BPL (Mumbai Circle) introduced Voice SMS a year back, allowing BPL subscribers to send Voice SMS messages to anyone in India for INR 1.00. “At the time of the launch we brought out a promotional offer to familiarize the users with the new service and the promotional offer was a huge success as people found the service quite interesting,” recalls Sunzay Passari, Vice President VAS and devices, BPL Mobile. This positive experience led BPL to enthusiastically launch the new International Voice SMS service. This innovative service allows BPL subscribers to send a Voice SMS to anybody across the world, even in the countries where mobile operators have not yet launched the Voice SMS service. To take the Voice SMS success story forward, BPL also introduced a plan for sending an unlimited number of Voice SMS messages.

Etisalat, the largest telecom operator in UAE launched the Kirusa Voice SMS application in late 2007, and it crossed 500,000 Voice SMS messages within the first 10 days. Mobile customers of Etisalat found it as an ideal solution to exchange their greetings, allowing them to record their personal voice clips of up to 30 seconds instead of typing text SMS especially during the festival season. The success of the Voice SMS application in Dhaka when Warid Telecom, one of the fastest growing telecom operators in Bangladesh, launched this service, inspired the operator to collaborate with an FM station in Dhaka where listeners can record a song and send it back as a Voice SMS to the Radio Jockey. The RJ will pick the best voice message and invite the sender to the studio. This also added much to the growing popularity of the service with its customers.

The large clientele also brings different challenges to the company. “Every customer is unique and has different requirements and expectations,” explains Barinderpal Mumick, Founder, and Executive Director-Operations. To help provide local support to customers, Kirusa partners with local companies. This also means that the company operates through different revenue models with different customers. Kirusa operates through both revenue sharing model and licensed sales model. Since revenue sharing model is there, it does not affect the operator’s capital budget in the initial phase of the launch. This has a great advantage to the carriers as they get maximum return on their investment.

The voice message market is estimated to constitute 10 to 20 percent of the SMS market. According to reports, in the next four years, subscribers will send 300 to 600 billion voice messages in a year. In a market where new scenarios and new opportunities are emerging every passing day this number does not look like unrealistic or unbelievable and Kirusa sees several new markets it can address. The mobile operators have penetrated widely into the public call office (PCO) segment, especially in the developing markets where people cannot afford mobile phones. In such areas, Mumick sees a huge potential market for Voice SMS. Advertising segment is yet another area he wants to address. With Voice SMS, the advertisers can embed voice in the message of the product to give a richer and more effective user experience. Moreover, it can take the role of promotional calls (which are quite disturbing in the course of a meeting or an important discussion). “The popularity of the Voice SMS in various roles will expand the market”, explains a senior executive at Vodafone India.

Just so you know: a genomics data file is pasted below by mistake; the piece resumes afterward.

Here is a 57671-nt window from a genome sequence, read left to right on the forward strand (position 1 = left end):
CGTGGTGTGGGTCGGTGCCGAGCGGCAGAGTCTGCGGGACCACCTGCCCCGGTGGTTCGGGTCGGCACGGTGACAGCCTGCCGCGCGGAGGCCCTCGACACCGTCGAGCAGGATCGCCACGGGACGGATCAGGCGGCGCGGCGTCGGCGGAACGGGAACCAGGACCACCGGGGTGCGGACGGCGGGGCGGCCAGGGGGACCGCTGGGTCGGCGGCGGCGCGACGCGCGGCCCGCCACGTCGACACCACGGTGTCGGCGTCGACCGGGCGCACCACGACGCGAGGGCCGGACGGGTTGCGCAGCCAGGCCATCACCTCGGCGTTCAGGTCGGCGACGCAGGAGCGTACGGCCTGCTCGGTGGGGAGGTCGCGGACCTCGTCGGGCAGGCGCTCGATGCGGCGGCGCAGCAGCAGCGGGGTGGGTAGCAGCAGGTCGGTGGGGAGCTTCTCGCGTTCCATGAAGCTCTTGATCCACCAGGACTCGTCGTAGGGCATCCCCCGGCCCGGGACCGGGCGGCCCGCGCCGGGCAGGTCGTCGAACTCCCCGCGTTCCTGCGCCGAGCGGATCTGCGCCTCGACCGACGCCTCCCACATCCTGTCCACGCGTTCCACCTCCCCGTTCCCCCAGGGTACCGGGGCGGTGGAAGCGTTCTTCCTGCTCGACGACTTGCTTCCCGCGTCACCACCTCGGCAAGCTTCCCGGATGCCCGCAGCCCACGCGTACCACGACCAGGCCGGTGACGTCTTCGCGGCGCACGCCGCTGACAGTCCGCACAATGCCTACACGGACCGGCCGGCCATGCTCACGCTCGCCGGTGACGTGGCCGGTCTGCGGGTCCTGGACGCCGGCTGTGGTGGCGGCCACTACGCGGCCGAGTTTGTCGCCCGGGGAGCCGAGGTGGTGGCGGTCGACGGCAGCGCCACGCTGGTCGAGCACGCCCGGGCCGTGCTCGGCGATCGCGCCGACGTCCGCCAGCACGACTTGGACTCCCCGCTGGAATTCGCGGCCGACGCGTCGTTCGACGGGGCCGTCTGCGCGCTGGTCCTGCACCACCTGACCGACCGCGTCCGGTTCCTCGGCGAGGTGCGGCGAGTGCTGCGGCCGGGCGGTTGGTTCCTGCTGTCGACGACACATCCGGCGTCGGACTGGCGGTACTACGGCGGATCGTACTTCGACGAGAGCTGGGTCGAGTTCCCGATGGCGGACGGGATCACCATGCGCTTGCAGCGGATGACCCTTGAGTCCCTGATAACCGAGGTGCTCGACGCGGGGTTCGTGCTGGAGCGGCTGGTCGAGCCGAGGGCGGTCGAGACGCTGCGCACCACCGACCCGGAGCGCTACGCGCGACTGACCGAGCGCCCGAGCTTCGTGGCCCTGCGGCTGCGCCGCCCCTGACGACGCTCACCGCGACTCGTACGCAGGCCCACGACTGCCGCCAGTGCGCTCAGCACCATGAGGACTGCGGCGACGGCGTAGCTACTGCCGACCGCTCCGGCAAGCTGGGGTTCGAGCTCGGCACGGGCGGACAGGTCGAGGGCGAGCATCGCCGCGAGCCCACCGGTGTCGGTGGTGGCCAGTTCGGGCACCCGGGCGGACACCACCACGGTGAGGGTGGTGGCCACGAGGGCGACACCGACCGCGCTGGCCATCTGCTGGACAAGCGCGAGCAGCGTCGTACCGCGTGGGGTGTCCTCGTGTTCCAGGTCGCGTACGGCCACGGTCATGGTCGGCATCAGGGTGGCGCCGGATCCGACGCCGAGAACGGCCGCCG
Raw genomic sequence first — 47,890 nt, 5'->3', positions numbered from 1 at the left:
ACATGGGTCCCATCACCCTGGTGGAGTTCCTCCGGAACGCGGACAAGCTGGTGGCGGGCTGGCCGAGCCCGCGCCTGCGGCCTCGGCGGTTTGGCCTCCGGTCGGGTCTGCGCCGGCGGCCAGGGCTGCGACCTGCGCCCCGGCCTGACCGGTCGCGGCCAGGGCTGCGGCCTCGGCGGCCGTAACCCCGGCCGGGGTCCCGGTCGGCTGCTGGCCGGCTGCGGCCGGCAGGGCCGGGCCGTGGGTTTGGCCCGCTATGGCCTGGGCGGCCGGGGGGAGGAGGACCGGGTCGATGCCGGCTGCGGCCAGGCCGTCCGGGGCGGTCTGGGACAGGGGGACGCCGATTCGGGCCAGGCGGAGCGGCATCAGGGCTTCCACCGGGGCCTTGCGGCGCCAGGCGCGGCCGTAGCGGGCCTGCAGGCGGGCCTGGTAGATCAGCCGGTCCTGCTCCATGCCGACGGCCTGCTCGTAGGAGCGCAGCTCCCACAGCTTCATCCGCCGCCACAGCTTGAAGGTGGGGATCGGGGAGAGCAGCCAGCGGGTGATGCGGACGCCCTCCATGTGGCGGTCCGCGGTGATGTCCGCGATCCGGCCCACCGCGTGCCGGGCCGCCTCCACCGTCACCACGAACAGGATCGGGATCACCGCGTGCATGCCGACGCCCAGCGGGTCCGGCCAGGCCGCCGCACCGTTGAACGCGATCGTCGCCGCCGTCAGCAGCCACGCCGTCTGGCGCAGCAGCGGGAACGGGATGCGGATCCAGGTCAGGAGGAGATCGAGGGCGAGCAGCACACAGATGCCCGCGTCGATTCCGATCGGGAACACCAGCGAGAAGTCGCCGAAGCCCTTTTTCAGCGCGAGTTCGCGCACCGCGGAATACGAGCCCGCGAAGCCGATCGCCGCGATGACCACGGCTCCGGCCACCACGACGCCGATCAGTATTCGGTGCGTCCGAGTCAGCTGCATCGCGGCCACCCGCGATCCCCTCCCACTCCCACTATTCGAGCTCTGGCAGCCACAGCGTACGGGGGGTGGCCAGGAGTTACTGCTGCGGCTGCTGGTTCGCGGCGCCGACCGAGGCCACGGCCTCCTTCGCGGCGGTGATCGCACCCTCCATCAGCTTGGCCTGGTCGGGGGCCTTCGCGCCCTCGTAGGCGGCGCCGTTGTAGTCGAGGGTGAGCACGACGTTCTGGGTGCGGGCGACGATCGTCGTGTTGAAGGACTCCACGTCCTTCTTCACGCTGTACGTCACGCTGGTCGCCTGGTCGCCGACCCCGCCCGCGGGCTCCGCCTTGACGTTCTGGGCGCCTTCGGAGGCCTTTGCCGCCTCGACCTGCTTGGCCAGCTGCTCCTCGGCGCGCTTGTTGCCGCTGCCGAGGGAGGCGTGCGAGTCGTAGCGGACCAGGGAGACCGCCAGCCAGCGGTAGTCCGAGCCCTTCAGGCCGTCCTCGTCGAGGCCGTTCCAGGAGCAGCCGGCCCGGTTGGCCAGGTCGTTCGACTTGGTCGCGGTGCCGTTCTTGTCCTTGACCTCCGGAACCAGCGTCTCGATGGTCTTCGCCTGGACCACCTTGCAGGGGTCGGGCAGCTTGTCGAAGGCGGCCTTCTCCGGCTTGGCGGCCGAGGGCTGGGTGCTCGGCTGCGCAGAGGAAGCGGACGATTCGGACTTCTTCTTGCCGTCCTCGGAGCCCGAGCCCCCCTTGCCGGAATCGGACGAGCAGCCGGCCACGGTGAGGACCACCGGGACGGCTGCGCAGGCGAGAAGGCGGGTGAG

Mumick recalls the startup pangs the company came across in the initial years. “We had just one customer in 2005. It was difficult to get the first commercial launch, and equally difficult to get the second one. The deals started to flow after the fifth customer win,” explains Mumick. India is a key market for the company where mobile operators like Idea, BPL, and MTNL have already launched Voice SMS services. Carriers like Tata, Aircel, and Vodafone may follow suit soon. Today Kirusa has more than 20 customers across three continents, and reaches 175 million subscribers globally. The company is planning to give more thrust to markets in Africa, the Middle East, Europe, Latin America, and parts of Asia.

Expanding the horizon
The genesis of Kirusa was not intended as an application developer of Voice SMS but as a builder of a very strong multimodal application platform. The founders had envisioned multimodality becoming a catchphrase. The growing realization amongst users about the numerous ways in which they can interact with a service was contributing to this trend.

Multimodality refers to seamlessly combining graphics, text, and audio output with speech, text, and ‘touch’ inputs to deliver an enhanced experience to the end user. Through the platform, users can perform a number of functions such as speaking, typing, listening (to music), and reading text as well as scanning through graphics while receiving information. When compared to a single-mode interface in which a user can only use voice, audio, or visual modes, multi-modal applications give them multiple options for inputting and receiving information. The function not only makes a service or application more intuitive but it also equips the users with the freedom to experiment and choose how they want to use a service at each step in the process. But Kirusa realized soon that it was too early to market its solutions as multimodality was still evolving. 3G deployments were still not fully operational in various countries due to many reasons. Moreover, carriers were also careful in experimenting with numerous services around VAS. They were not willing to develop applications and services themselves, but were keen on implementing the services developed by others.